With succession planning, avoid the ‘Alice in Wonderland’ syndrome
Tuesday, May 25, 2021
This article first appeared in Real Leaders.
Do you remember Alice, the little girl who fell down a rabbit hole and ended up in Wonderland? As Alice wandered about Wonderland, she came upon a Cheshire Cat with a distinctive, mischievous grin. Alice and the shorthair tabby engaged in a conversation:
Alice: Would you tell me, please, which way I ought to go from here?
Cat: That depends a good deal on where you want to get to.
Alice: I don’t much care where—
Cat: Then it doesn’t matter which way you go…
Alice: So long as I get somewhere, Alice added as an explanation.
Cat: Oh, you’re sure to do that, if you only walk long enough.
The cat was implying that if you don’t know where you’re going, any road will take you there!
Too many people are on their way to somewhere, with little to no idea what or where somewhere is. They assure themselves that someday they’ll know what and where somewhere is because, well, aren’t they on their way there?
Sadly, when it comes to business continuity and succession planning, most business owners are like Alice — on their way to somewhere, yet with little to no idea what or where somewhere is, while hoping that someday they’ll find the perfect exit plan, somewhere.
Without an idea of how to execute a succession or business continuity plan, the tragic truth is that the typical businessperson who has spent a career building a successful business will rarely see the business continue beyond his or her involvement. These business owners will continue to work their way through Wonderland, hoping that someday they might find that elusive successor somewhere, who can continue to grow the business after they’ve exited.
Unless business owners are as intentional about their succession plan as they are about their business plan, when the time to exit is upon them they’ll discover that somewhere is a dead-end road where the company comes to an abrupt stop once they move on.
However, when business owners set off on a clearly defined course to build a company that someone else will want to take over, they not only recoup the investment they’ve put into the company, but they work to structure the company in such a way that it can succeed after they leave. In so doing, they build the kind of firm that people will clamor to buy once they opt to step aside.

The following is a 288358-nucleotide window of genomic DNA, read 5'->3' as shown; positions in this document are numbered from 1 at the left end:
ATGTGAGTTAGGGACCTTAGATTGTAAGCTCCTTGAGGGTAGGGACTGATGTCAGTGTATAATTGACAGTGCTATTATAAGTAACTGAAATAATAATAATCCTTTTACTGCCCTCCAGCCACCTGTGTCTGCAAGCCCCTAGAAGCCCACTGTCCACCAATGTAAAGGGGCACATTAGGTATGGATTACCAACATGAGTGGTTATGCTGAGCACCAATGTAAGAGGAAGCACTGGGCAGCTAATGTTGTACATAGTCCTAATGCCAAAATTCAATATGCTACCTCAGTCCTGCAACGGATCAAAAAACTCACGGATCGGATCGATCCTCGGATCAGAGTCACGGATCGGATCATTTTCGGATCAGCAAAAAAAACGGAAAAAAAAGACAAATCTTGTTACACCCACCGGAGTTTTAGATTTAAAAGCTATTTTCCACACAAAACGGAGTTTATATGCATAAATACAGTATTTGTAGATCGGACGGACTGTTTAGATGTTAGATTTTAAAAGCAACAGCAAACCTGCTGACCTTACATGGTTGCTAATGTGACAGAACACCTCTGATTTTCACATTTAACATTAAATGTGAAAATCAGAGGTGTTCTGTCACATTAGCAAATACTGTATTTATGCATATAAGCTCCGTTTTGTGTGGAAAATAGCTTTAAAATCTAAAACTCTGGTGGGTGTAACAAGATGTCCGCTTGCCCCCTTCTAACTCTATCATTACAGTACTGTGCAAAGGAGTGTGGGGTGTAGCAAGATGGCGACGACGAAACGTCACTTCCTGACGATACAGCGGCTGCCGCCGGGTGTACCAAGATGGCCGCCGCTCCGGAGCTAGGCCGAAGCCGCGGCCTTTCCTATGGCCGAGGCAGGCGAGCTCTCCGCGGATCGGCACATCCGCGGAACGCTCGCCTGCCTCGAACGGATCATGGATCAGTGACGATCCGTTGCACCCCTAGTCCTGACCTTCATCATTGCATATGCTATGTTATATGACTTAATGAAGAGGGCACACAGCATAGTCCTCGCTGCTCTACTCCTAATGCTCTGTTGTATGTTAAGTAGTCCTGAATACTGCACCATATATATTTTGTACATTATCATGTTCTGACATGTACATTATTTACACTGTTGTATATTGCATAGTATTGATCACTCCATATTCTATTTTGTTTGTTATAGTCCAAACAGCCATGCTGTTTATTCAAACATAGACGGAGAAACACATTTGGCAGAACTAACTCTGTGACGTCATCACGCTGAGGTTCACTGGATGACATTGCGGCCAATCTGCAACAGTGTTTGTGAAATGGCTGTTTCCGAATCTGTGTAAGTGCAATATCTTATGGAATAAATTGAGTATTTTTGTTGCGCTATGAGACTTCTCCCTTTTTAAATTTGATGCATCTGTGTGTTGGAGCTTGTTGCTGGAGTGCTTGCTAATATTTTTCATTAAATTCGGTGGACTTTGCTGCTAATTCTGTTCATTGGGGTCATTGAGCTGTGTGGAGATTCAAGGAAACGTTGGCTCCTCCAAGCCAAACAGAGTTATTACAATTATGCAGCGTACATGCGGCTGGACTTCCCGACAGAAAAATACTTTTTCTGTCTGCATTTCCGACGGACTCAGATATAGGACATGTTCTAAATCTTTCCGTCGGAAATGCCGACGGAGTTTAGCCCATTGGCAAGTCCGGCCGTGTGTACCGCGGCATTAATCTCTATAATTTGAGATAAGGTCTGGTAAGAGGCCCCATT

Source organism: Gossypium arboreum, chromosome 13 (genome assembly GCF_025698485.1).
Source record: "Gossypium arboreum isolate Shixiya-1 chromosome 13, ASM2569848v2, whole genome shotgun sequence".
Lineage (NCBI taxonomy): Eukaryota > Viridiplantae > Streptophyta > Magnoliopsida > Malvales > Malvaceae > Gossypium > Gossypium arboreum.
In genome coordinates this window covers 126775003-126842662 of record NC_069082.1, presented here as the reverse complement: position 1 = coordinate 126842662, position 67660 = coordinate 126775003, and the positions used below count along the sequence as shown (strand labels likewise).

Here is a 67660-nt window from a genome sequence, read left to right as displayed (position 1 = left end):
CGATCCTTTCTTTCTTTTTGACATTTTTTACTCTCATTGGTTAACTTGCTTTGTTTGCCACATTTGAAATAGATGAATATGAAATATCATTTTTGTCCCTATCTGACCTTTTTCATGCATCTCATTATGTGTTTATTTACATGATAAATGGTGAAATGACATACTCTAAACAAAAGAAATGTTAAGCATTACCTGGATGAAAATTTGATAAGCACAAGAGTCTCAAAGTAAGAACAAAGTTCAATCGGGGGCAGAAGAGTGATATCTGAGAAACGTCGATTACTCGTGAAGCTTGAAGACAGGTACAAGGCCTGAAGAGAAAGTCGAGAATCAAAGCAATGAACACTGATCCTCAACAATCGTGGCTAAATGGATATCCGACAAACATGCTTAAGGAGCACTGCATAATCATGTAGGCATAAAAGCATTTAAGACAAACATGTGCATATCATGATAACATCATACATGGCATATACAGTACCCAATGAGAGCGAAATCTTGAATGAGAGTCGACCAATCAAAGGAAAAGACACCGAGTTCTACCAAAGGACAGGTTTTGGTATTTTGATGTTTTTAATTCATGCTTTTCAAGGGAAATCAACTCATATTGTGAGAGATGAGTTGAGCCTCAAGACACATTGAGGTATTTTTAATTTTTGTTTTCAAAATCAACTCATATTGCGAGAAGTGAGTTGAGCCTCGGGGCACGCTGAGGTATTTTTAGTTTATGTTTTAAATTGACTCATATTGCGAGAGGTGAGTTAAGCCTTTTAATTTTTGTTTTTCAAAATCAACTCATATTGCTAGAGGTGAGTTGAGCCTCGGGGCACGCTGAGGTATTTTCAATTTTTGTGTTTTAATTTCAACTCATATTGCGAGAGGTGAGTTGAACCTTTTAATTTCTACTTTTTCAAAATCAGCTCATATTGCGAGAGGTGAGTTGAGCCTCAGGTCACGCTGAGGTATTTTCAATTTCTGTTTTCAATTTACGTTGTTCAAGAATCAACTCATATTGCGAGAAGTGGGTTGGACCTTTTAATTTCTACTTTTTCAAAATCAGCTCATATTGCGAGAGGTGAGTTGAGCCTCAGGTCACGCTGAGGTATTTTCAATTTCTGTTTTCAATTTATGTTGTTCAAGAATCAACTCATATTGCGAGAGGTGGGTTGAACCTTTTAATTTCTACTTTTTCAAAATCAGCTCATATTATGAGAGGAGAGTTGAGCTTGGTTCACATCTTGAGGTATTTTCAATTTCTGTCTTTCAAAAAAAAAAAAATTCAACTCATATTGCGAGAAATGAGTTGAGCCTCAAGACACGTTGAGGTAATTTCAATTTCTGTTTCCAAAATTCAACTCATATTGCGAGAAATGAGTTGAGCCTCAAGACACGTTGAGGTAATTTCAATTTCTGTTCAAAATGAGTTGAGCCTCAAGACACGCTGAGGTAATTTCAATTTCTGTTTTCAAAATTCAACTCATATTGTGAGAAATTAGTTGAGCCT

The succession plan begins with creating a business that isn’t dependent upon its founder. Businesses whose survival is dependent upon the founder’s continued involvement are unable to become a legacy business. This is a common case among doctors, attorneys, accountants, financial planners and the like.
To ensure succession and not cessation, newly minted entrepreneurs will want to begin envisioning what their life will look like at age 60, even though they may be less than halfway there. While it can be difficult to think of the end while relatively near the beginning, the earlier they start planning for their eventual exit, the easier it will be to become emotionally prepared to do so when the time comes. Envisioning themselves selling their successful firm to someone willing to buy it for a king’s ransom gives them a somewhere to aim for.
Business owners will want to keep these objectives in mind as they undertake their succession planning:
1. Start with the end in mind.
To avoid the Alice in Wonderland syndrome, entrepreneurs need to heed the words of Stephen Covey: Always begin with the end in mind. As soon as a business is viable, an owner needs to begin planning for his or her eventual exit. Don’t wander around Wonderland hoping to someday end up somewhere.
Focus on what a great ending might look like and then prepare for it with ruthless conviction. The more a founder structures the business to be sold one day, the better the results will be, both near and long term.
2. Be an owner, not a renter.
This advice doesn’t necessarily pertain to real estate. It’s more about an attitude upon which to approach life. To carry the metaphor further, owners always improve their property, fighting to preserve it and making it as beautiful as it can be. Renters aren’t as invested in upkeep.
3. Build a company worth buying.
Building a sustainable, salable, multi-generational firm is doable, but it takes a commitment to see it through. This requires transparency and keeping impeccably accurate books. It also means paying attention to what differentiates the business from its competitors and nurturing this unique value proposition with great care.
A sustainable business is one that people want to come and be a part of every day. At the same time, cultivate the next generation of leadership by mentoring or diligently seeking the right person to sustain the business into the future.
Everyone, whether intentionally or not, has established an exit plan. The vast majority have a cessation plan, but few have established a succession plan — a plan for the business to continue. Ending with the beginning in mind sets an organization and its founder on an intentional road that will bring them to their desired destination.
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